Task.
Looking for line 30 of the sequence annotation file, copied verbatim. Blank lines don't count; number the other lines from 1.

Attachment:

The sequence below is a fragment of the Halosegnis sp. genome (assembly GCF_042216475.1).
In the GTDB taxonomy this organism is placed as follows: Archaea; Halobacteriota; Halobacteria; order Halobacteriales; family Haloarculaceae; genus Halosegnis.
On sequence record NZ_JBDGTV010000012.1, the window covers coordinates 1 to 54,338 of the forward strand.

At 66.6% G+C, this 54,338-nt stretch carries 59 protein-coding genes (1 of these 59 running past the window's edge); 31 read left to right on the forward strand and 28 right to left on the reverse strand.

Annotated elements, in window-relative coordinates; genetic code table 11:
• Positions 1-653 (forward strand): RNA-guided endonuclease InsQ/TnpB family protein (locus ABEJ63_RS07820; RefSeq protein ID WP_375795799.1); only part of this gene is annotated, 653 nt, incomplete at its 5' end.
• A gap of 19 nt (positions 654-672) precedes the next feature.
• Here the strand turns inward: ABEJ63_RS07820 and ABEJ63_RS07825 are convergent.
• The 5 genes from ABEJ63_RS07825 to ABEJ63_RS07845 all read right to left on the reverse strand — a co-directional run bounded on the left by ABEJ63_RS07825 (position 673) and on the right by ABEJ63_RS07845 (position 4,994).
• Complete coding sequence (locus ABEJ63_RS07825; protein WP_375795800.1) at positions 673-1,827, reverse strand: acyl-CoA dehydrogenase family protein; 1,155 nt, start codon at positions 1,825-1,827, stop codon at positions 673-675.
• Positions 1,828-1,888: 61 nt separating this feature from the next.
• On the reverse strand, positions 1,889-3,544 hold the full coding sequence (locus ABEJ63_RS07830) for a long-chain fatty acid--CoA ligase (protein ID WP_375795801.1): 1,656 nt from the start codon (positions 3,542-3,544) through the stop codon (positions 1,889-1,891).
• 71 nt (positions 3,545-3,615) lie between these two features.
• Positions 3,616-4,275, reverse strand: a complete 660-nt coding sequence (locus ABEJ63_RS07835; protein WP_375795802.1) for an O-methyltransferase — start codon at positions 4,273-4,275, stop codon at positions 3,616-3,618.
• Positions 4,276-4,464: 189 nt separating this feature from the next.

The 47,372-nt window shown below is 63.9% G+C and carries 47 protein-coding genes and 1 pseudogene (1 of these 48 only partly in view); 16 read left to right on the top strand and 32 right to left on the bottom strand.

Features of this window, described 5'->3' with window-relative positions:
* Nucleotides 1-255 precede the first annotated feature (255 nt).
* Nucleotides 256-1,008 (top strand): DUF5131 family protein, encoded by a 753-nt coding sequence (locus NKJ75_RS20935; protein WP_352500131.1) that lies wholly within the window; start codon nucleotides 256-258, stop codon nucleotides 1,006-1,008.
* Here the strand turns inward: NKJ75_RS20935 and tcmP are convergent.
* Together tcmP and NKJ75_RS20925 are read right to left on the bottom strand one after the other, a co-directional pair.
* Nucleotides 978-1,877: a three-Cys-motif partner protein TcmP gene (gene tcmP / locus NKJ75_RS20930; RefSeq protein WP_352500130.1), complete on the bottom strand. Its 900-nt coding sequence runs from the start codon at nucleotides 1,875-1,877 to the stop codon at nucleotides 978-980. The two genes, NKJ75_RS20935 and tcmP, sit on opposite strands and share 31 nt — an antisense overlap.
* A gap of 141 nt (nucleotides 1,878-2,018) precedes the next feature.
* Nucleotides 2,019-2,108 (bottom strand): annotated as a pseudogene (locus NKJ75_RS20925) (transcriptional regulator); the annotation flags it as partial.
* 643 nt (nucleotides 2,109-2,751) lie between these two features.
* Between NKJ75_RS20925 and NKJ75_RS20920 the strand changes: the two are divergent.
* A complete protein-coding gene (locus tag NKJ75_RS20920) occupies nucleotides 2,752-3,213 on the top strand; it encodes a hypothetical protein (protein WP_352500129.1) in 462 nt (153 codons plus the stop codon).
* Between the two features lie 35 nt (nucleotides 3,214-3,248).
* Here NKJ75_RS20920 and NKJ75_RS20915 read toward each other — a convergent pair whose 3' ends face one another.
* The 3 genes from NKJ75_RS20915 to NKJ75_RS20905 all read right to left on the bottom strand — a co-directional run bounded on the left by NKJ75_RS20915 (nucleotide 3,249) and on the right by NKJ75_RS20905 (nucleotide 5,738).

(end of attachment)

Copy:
* The 3 genes from NKJ75_RS20915 to NKJ75_RS20905 all read right to left on the bottom strand — a co-directional run bounded on the left by NKJ75_RS20915 (nucleotide 3,249) and on the right by NKJ75_RS20905 (nucleotide 5,738).